History carbon dating
When Higham eventually got the bones, his team came up with a more likely scenario: they were closer to 33,000 years old and one of the earliest examples of ceremonial burial in Western Europe.
“It is another sobering example of cocked-up dates,” says Higham, whose laboratory is leading a revolution in radiocarbon dating.
In 1823, palaeontologist William Buckland painstakingly removed the fossils from a cave in Wales, and discovered ivory rods, shell beads and other ornaments in the vicinity.
He concluded that they belonged to a Roman-era witch or prostitute.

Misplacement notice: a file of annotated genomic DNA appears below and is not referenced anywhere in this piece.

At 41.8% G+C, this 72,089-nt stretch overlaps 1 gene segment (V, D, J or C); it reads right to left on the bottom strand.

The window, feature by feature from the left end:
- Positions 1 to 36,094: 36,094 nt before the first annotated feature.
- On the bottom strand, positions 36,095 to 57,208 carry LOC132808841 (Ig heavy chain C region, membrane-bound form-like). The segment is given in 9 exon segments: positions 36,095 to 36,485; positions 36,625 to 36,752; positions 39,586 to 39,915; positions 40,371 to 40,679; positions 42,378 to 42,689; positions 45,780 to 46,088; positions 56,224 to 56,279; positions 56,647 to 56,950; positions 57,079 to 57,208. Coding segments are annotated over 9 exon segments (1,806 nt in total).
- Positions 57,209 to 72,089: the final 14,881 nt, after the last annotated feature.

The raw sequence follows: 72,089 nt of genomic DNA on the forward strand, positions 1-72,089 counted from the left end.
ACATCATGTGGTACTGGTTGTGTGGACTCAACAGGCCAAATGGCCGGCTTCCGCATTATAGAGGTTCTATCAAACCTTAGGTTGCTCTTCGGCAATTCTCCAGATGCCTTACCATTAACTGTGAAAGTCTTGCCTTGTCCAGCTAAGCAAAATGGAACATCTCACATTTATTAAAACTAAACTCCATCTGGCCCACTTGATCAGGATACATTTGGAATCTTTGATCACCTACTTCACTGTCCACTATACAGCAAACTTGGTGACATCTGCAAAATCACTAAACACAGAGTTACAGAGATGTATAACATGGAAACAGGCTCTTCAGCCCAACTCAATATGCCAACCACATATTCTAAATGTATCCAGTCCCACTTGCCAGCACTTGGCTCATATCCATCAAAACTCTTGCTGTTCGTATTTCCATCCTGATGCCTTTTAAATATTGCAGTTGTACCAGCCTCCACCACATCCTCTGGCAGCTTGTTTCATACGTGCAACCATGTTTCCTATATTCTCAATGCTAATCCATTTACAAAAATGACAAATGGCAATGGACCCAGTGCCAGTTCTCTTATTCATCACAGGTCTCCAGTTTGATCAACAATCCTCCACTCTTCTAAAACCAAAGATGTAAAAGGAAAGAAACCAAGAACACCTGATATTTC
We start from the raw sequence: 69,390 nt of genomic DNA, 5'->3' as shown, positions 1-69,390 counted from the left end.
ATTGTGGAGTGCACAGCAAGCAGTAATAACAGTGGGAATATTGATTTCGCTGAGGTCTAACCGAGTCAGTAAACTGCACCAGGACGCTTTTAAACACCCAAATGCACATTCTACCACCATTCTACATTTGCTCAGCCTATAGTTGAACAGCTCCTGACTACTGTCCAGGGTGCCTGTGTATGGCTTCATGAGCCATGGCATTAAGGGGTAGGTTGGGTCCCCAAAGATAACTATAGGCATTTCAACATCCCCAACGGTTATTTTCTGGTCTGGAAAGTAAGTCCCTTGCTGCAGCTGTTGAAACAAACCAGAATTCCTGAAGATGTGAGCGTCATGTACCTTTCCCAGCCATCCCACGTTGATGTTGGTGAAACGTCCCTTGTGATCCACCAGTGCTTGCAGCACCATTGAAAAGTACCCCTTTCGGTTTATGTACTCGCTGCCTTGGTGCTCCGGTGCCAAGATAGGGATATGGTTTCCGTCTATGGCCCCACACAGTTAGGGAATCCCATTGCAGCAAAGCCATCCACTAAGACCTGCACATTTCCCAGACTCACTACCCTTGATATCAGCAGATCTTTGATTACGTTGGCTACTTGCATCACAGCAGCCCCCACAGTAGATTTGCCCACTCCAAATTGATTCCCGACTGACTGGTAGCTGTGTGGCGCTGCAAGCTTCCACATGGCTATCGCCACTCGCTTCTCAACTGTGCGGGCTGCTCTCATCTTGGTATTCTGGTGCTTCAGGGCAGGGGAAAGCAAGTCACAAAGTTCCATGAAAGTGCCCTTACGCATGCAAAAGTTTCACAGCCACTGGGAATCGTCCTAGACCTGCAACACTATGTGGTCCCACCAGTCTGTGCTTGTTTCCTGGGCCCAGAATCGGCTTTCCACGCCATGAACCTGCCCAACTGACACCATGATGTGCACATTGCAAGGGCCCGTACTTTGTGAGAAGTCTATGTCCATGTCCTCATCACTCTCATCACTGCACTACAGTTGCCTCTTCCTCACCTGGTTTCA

All living things on Earth are made up of a high percentage of an element called carbon.
A very small percentage of carbon, however, consists of the isotope carbon 14, or radiocarbon, which is unstable.
Carbon 14 has a half-life of 5,780 years, and is continuously created in Earth's atmosphere through the interaction of nitrogen and gamma rays from outer space.
In 1946, Libby proposed this groundbreaking idea in the journal Physical Review.
"Everything which has come down to us from heathendom is wrapped in a thick fog; it belongs to a space of time we cannot measure.